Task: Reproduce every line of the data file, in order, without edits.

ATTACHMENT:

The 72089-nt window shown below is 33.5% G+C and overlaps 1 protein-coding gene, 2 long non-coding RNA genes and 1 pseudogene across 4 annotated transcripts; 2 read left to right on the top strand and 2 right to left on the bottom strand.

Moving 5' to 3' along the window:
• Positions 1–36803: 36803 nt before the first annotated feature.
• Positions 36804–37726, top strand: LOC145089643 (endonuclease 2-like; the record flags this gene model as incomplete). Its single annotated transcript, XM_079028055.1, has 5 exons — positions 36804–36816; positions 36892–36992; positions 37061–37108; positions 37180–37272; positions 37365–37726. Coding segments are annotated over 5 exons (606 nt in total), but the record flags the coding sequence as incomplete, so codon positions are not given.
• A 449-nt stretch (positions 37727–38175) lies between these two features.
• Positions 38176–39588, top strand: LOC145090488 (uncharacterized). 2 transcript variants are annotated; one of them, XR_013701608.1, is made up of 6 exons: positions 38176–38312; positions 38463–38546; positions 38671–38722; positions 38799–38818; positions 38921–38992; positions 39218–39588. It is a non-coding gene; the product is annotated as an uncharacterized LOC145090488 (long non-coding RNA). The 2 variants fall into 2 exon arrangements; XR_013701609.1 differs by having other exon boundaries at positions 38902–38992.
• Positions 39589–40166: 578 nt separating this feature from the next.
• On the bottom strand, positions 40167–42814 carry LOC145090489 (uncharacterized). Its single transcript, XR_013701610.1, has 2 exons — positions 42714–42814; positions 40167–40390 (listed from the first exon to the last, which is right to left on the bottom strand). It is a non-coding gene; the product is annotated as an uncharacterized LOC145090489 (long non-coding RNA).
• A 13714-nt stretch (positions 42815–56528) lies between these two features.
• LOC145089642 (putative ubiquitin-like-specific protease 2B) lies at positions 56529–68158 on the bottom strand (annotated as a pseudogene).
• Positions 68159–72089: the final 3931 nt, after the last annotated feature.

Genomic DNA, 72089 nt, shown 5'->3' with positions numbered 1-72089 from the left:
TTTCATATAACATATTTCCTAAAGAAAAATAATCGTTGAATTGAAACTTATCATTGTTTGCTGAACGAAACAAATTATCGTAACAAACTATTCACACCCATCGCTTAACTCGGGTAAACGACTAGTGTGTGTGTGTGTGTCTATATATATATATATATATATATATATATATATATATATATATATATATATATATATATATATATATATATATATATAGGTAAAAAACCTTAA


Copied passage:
The 72089-nt window shown below is 33.5% G+C and overlaps 1 protein-coding gene, 2 long non-coding RNA genes and 1 pseudogene across 4 annotated transcripts; 2 read left to right on the top strand and 2 right to left on the bottom strand.

Moving 5' to 3' along the window:
• Positions 1–36803: 36803 nt before the first annotated feature.
• Positions 36804–37726, top strand: LOC145089643 (endonuclease 2-like; the record flags this gene model as incomplete). Its single annotated transcript, XM_079028055.1, has 5 exons — positions 36804–36816; positions 36892–36992; positions 37061–37108; positions 37180–37272; positions 37365–37726. Coding segments are annotated over 5 exons (606 nt in total), but the record flags the coding sequence as incomplete, so codon positions are not given.
• A 449-nt stretch (positions 37727–38175) lies between these two features.
• Positions 38176–39588, top strand: LOC145090488 (uncharacterized). 2 transcript variants are annotated; one of them, XR_013701608.1, is made up of 6 exons: positions 38176–38312; positions 38463–38546; positions 38671–38722; positions 38799–38818; positions 38921–38992; positions 39218–39588. It is a non-coding gene; the product is annotated as an uncharacterized LOC145090488 (long non-coding RNA). The 2 variants fall into 2 exon arrangements; XR_013701609.1 differs by having other exon boundaries at positions 38902–38992.
• Positions 39589–40166: 578 nt separating this feature from the next.
• On the bottom strand, positions 40167–42814 carry LOC145090489 (uncharacterized). Its single transcript, XR_013701610.1, has 2 exons — positions 42714–42814; positions 40167–40390 (listed from the first exon to the last, which is right to left on the bottom strand). It is a non-coding gene; the product is annotated as an uncharacterized LOC145090489 (long non-coding RNA).
• A 13714-nt stretch (positions 42815–56528) lies between these two features.
• LOC145089642 (putative ubiquitin-like-specific protease 2B) lies at positions 56529–68158 on the bottom strand (annotated as a pseudogene).
• Positions 68159–72089: the final 3931 nt, after the last annotated feature.

Genomic DNA, 72089 nt, shown 5'->3' with positions numbered 1-72089 from the left:
TTTCATATAACATATTTCCTAAAGAAAAATAATCGTTGAATTGAAACTTATCATTGTTTGCTGAACGAAACAAATTATCGTAACAAACTATTCACACCCATCGCTTAACTCGGGTAAACGACTAGTGTGTGTGTGTGTGTCTATATATATATATATATATATATATATATATATATATATATATATATATATATATATATATATATATATATATATATAGGTAAAAAACCTTAA